**Ms. Brainard said the Fed will continue raising rates, but declined to say whether it will need to lift them in half-point steps. She also said the Fed could formalize plans to shrink its $9 trillion balance sheet at its policy meeting May 3-4 and could start that process in June....At their meeting last month, Fed officials penciled in another 1.5 percentage points in rate increases this year, which would leave their benchmark rate slightly below 2% by December. ...**
**“We are committed to bringing inflation back down to 2%,” though it is hard to say how long that could take, she said. ...** [end quote]
The prediction of raising the fed funds rate from zero to 2% in a year has already impacted the bond market even though the Fed has actually only raised the rate by a teeny-tiny 0.25%. The prediction of sales of the Fed’s bloated book of longer-term mortgage and Treasury bonds has impacted those markets, too, though so far that is jaw-boning.
Even as bond yields rise, their real yields are far below zero as inflation rises. Even the Wall Street Journal has finally realized the benefits of the I-series Savings Bond. (I hope that the Treasury Department doesn’t cancel this program.) However, every person (or trust) can only buy $10,000 per year of I-Bonds. An alternative is TIPS (Treasury Inflation Protected Securities).
Unlike I-Bonds, which always return full principal whenever redeemed (over 1 year) even if interest rates rise, the value of TIPS fluctuates with interest rates. They can be sold in the bond market but their price will be less than the par value if interest rates rise.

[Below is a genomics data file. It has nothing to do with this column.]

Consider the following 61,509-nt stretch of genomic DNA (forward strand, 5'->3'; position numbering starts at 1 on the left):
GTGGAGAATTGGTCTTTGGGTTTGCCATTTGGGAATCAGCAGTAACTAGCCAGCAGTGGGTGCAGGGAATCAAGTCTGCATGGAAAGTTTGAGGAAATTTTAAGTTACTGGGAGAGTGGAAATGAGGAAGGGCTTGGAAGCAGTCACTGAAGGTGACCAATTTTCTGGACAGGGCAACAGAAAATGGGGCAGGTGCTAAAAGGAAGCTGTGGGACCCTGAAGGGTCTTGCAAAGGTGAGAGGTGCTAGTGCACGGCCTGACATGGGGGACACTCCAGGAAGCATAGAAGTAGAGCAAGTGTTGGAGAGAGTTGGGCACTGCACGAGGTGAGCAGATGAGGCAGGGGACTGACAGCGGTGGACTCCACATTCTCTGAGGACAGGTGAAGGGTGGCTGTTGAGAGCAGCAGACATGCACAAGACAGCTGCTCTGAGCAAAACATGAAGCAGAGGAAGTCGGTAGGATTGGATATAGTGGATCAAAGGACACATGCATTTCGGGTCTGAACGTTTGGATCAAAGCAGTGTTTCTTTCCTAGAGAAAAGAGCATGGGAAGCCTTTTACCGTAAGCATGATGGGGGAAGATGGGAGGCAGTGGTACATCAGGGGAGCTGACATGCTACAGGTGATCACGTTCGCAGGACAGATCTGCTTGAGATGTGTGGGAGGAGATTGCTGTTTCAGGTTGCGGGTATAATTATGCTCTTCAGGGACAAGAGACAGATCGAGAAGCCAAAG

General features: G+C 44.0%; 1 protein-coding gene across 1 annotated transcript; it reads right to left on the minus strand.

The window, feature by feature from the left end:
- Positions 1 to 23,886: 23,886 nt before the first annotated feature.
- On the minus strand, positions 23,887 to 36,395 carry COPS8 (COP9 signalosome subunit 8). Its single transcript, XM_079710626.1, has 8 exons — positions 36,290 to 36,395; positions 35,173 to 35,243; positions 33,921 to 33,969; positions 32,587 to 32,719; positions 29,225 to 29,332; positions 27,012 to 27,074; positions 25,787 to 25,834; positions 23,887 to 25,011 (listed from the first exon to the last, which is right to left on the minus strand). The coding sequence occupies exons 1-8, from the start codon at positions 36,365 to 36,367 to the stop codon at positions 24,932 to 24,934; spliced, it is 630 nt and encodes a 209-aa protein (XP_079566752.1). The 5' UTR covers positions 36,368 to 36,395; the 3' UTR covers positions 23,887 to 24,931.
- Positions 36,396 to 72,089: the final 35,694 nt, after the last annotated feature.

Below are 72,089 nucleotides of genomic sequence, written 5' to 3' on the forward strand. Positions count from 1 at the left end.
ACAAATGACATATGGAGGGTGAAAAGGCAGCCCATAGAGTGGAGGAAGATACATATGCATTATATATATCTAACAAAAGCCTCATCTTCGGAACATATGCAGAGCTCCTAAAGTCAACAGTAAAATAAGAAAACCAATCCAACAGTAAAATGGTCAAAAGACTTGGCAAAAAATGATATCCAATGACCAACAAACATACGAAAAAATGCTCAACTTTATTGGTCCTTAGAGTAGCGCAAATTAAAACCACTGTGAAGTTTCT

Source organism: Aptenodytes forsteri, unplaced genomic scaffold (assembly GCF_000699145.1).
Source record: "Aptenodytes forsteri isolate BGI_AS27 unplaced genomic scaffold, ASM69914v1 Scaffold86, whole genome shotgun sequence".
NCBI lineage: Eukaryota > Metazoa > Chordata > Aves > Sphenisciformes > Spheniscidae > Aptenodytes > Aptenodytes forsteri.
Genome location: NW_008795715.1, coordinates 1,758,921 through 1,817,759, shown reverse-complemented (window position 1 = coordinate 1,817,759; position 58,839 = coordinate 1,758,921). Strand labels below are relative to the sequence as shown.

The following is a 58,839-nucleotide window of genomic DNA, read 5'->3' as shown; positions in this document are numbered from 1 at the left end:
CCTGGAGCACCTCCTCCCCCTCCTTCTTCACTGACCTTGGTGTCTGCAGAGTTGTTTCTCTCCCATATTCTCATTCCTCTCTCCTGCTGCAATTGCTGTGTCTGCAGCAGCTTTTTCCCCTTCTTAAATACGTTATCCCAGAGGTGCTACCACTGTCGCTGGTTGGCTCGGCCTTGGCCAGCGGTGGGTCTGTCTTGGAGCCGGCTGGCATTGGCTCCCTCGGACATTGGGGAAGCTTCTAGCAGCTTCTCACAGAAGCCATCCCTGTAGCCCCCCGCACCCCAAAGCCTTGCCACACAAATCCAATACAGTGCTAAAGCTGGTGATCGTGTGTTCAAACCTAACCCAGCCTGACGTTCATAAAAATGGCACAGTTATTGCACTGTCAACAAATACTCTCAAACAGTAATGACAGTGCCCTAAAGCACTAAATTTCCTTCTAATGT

The question is: what to do with money which is not invested in the stock market? Bank accounts yield 0.5% on cash and aren’t likely to raise rates.
Investing in bonds in a rising interest rate environment is always dicey since the value of the bonds will drop.
It’s also dicey to invest in a rising interest rate environment because a recession could result and then the Fed will cut interest rates again.
There’s also a real risk of stagflation: recession plus inflation together. That hasn’t happened since the late 1970s, when the Federal Reserve wasn’t manipulating the bond market the way it does now. At that time, bond investors demanded, and got, positive real yields.
Investing in TIPS if inflation stays higher for longer than the market expects is a gamble. I invested heavily in 10-year TIPS in late 2008 when the TIPS yielded higher than the Treasury (predicting long-term deflation) which was a good move since this unusual deflation only lasted a couple of months. But that’s not the case now – the Treasury yields more than the TIPS.
My current thought is to invest in a series of highly-rated, short-term debt instruments, under 2 years of maturity.
I think it will take more than a few half-point fed funds raises in 2022 to bring 8.5% inflation down to 2%. If they can do that without a recession, I will be the most surprised girl in the room.